Parmigianino’s Man with a Book (1523-4) with works by Titian and Michelangelo too

James Hall recently argued that where others see just the likeness of a man in Parmigianino's Portrait of a Man with a Book (1523-4), he sees a spiritual allegory masked as a likeness. He points out, for instance, that the man's left eye in darkness is not even there.1 

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Captions for image(s) above:

Parmigianino, Portrait of a Man with a Book (1523-4) York Art Gallery, UK

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A close-up look at where the eye ought to be shows what he means. He added that in the Renaissance the right eye was considered the spiritual eye while the left one looked out onto worldly matter. We here have argued for some time that, in many portraits by many different artists over the centuries, one eye sees the exterior world while the other looks inwards. You will find many examples under the theme Insight-Outsight.

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Detail of Parmigianino's Portrait of a Man with a Book

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Hall recounts that Martin Luther published an immensely popular tract in 1516 which explained that the soul of man has two eyes. "The right eye represents the power to peer into the eternal. The other gazes into time and the created world enabling us to distinguish between the lofty and the less lofty." The anonymous author goes on to say that the two eyes cannot carry out their functions simultaneously because for the right eye to see eternity, the left eye must cease operating "and act as if it were dead."

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Parmigianino, Portrait of a Man with a Book  

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Hall links the same idea to Titian's Portrait of Cardinal Filippo Archinto in which a veil entirely covers his left eye. It is a strange image if you think an accurate likeness is portraiture's primary purpose, less startling if portraits are imaginative depictions of the human soul.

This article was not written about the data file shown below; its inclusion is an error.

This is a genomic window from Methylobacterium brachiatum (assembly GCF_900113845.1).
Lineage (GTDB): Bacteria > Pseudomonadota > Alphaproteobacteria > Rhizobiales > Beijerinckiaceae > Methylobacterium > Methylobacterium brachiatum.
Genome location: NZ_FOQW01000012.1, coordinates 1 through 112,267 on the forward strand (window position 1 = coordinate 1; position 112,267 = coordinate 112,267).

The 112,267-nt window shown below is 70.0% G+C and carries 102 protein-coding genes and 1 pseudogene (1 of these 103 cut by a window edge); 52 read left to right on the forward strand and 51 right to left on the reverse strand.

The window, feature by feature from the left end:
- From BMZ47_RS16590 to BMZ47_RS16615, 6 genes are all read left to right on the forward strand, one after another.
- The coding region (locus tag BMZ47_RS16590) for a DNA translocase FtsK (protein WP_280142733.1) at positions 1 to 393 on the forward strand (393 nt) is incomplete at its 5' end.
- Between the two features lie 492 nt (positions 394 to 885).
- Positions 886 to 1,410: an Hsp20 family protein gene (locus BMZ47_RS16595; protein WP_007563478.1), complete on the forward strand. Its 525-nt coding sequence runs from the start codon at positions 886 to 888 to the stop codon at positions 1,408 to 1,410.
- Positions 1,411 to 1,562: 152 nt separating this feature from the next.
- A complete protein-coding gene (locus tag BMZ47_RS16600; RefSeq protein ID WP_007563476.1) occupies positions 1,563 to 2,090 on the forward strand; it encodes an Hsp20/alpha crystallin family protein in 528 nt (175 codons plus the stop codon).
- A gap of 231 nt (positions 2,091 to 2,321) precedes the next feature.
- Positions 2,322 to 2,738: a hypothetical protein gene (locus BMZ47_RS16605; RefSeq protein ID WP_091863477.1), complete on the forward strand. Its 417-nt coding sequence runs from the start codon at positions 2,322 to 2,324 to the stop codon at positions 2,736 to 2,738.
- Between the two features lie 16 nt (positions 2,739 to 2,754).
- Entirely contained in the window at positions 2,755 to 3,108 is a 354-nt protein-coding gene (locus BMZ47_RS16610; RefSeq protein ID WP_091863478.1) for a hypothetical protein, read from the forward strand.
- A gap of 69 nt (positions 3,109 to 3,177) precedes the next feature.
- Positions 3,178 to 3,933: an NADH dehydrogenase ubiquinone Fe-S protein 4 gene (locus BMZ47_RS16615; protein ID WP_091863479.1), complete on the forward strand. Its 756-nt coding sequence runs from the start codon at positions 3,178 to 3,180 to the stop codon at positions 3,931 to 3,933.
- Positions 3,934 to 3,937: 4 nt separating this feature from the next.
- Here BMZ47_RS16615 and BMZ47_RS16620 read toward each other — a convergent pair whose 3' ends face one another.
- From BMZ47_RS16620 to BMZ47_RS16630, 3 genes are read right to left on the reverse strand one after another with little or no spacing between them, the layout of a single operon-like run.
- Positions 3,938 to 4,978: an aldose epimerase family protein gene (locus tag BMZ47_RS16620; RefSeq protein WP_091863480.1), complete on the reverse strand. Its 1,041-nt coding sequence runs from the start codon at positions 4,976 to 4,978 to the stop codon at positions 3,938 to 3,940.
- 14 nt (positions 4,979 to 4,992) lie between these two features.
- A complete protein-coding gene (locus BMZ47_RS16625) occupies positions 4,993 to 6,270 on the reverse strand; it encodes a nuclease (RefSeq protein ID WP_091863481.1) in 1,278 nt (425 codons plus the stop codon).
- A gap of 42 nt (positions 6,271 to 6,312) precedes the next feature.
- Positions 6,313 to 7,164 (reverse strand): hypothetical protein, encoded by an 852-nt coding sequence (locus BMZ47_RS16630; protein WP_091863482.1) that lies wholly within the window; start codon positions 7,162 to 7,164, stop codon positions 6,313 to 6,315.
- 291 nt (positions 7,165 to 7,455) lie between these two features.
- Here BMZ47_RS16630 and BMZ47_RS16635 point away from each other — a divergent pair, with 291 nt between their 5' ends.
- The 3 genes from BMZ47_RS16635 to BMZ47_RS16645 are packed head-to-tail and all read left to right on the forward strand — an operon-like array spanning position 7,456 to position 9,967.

Hall also sees the same "left eye/right eye" idea in.......

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Titian, Portrait of Cardinal Filippo Archinto (c.1555)

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......the frightened man at the center of Michelangelo's Last Judgment. He notes that Vittoria Colonna, Michelangelo's close friend, wrote a poem with the following lines: "The left eye closed, the right open / the wings of hope and faith / make the loving mind fly high."

Hall's insight into the meaning of this terrified figure matches this site's interpretation of the Last Judgment. He is not, as you might expect, staring into his future in Hell but, on the contrary, into the face of God. God, of course, is just another way of saying Wisdom or Ultimate Truth. Michelangelo, we argue, depicts that moment in his own mind when identifying with his poetic alter ego, Dante Alighieri, he sees the ultimate meaning of existence through self-identification with the divine.  

See conclusion below

 

Captions for image(s) above:

Detail of Michelangelo's Last Judgment (1537-41)

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Hall's admiration for how the works above depict spiritual insight does not match his admiration for the artists themselves. It is a curious fact that many writers on art, however well they write, have a greater admiration for the intelligence of poets and writers than of painters and sculptors. Writers themselves, historians often associate the clever use of words with intelligence. They also hold formal education in such high regard that they have trouble recognizing intelligence in a craftsman without one. It seems to be why they so often argue that painters, including Michelangelo, must have had theological advisers to help think out their religious commissions. If this site does nothing else, it should end once and for all the idea that great masters of either gender are nothing less than brilliantly intelligent, far outshining those like me who study them. I mention this because Hall ends his brilliant essay by discussing the spiritual meaning of light in these portraits and concludes that: "..the idea that something as important as the direction of the lighting in a Renaissance portrait was determined by someone as socially insignificant as an artist seems anachronistic, to say the least." He need only have read Pamela H. Smith's book, The Body of the Artisan, to dismiss that idea as a bad one. Artists may have been socially inferior but many were courted by princes and the mind of a craftsman, and the contents of it, were held in the highest regard by every level of society.2

 

 

Notes:

1. James Hall, “Spiritual or Sinister?”, Art Quarterly, Autumn 2008, pp. 32-5

2. Pamela H. Smith, The Body of the Artisan: Art and Experience in the Scientific Revolution (University of Chicago Press) 2004

 

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